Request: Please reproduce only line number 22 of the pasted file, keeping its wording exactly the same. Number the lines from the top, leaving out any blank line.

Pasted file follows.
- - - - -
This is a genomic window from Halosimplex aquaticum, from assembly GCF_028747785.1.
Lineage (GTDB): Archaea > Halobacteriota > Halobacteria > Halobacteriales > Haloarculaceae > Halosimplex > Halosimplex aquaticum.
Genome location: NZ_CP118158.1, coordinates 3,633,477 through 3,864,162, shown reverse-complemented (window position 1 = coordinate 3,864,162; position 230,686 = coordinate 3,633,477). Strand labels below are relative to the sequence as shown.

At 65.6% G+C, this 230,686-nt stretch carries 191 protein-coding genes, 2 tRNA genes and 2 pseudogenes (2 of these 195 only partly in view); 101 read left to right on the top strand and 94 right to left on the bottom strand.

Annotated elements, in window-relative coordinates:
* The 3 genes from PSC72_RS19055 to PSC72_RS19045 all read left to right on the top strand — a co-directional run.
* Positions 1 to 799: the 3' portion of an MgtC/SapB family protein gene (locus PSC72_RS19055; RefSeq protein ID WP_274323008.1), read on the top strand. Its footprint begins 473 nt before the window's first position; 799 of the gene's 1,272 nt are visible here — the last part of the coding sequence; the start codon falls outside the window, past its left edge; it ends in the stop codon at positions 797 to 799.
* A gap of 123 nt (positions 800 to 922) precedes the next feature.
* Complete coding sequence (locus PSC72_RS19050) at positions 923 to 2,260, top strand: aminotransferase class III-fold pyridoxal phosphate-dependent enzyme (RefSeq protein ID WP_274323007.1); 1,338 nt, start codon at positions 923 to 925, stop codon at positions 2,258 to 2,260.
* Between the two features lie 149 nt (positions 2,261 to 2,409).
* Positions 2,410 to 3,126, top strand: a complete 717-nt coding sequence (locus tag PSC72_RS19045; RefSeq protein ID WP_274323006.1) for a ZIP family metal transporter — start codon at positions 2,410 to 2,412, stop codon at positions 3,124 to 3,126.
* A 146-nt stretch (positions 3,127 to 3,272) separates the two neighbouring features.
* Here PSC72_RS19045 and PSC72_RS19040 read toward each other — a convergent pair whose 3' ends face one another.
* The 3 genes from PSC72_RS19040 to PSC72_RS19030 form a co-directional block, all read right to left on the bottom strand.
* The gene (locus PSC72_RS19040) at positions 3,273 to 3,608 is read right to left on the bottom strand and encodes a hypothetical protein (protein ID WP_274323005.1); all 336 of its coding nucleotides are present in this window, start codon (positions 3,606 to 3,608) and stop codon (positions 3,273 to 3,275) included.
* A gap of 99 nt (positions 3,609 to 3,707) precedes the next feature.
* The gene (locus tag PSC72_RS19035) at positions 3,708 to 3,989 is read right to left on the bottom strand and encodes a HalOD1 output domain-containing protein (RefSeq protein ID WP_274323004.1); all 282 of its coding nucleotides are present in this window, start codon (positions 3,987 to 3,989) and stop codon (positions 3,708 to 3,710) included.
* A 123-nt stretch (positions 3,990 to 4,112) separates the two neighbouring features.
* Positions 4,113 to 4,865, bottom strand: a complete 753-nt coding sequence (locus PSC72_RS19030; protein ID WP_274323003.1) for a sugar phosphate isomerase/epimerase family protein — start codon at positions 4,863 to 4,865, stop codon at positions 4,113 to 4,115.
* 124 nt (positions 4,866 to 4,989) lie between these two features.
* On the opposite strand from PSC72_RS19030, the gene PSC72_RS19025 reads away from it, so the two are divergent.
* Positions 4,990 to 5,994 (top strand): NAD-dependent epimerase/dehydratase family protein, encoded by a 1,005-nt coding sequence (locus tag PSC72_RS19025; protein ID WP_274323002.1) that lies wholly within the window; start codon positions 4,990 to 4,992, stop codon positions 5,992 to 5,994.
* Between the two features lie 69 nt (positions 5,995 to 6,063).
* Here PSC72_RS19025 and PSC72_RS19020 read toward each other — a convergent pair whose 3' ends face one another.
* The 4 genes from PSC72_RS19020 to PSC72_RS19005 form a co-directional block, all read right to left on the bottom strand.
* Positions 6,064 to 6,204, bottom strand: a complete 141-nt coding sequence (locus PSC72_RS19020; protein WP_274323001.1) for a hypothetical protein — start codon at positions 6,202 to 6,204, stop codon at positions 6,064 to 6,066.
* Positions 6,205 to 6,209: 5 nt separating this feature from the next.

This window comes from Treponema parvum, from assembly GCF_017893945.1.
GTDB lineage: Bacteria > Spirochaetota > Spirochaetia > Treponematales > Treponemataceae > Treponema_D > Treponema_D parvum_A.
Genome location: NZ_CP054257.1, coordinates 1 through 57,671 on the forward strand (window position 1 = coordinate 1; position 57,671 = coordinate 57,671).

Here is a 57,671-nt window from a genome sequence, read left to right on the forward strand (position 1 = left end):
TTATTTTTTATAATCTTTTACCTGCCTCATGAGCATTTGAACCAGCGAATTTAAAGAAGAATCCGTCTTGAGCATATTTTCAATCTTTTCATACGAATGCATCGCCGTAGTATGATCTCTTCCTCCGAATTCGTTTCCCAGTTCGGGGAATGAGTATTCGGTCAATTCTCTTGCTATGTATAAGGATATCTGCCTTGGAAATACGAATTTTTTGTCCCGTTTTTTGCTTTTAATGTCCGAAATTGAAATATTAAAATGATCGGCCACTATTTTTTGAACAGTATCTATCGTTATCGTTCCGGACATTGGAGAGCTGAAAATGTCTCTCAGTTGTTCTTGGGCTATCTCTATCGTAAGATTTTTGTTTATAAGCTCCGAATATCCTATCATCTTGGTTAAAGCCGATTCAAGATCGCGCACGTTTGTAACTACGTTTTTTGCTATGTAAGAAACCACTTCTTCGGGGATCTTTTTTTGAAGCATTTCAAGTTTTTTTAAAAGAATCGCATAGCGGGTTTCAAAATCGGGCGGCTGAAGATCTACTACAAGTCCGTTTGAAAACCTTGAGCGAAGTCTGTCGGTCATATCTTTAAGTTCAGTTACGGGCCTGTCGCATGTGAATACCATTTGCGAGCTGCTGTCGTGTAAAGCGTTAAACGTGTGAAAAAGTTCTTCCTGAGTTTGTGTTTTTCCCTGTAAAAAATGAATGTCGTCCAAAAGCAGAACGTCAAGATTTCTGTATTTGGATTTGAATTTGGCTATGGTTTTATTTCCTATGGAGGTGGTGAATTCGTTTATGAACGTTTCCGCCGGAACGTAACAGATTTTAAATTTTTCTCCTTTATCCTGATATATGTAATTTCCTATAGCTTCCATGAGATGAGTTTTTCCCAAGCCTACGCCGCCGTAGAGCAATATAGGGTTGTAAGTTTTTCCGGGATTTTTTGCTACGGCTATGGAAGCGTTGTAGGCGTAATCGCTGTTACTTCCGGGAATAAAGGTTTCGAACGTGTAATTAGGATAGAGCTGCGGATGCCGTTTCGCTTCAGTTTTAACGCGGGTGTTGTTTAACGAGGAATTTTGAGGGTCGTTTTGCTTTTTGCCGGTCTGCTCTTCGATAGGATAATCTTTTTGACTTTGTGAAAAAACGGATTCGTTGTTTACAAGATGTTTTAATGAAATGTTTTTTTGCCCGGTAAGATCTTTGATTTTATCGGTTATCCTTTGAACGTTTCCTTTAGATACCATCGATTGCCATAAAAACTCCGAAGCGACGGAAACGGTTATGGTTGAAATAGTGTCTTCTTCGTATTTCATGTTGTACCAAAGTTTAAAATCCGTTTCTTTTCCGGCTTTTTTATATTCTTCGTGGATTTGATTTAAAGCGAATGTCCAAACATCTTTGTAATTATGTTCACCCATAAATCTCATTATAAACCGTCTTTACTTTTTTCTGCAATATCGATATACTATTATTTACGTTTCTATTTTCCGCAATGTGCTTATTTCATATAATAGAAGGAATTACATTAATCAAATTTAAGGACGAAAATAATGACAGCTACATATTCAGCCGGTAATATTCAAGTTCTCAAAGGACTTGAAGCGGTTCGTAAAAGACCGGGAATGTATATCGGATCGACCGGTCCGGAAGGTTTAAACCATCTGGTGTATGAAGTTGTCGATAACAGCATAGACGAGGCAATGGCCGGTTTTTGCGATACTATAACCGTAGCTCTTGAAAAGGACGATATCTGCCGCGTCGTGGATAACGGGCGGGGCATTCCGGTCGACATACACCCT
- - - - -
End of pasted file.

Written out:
* Positions 4,990 to 5,994 (top strand): NAD-dependent epimerase/dehydratase family protein, encoded by a 1,005-nt coding sequence (locus tag PSC72_RS19025; protein ID WP_274323002.1) that lies wholly within the window; start codon positions 4,990 to 4,992, stop codon positions 5,992 to 5,994.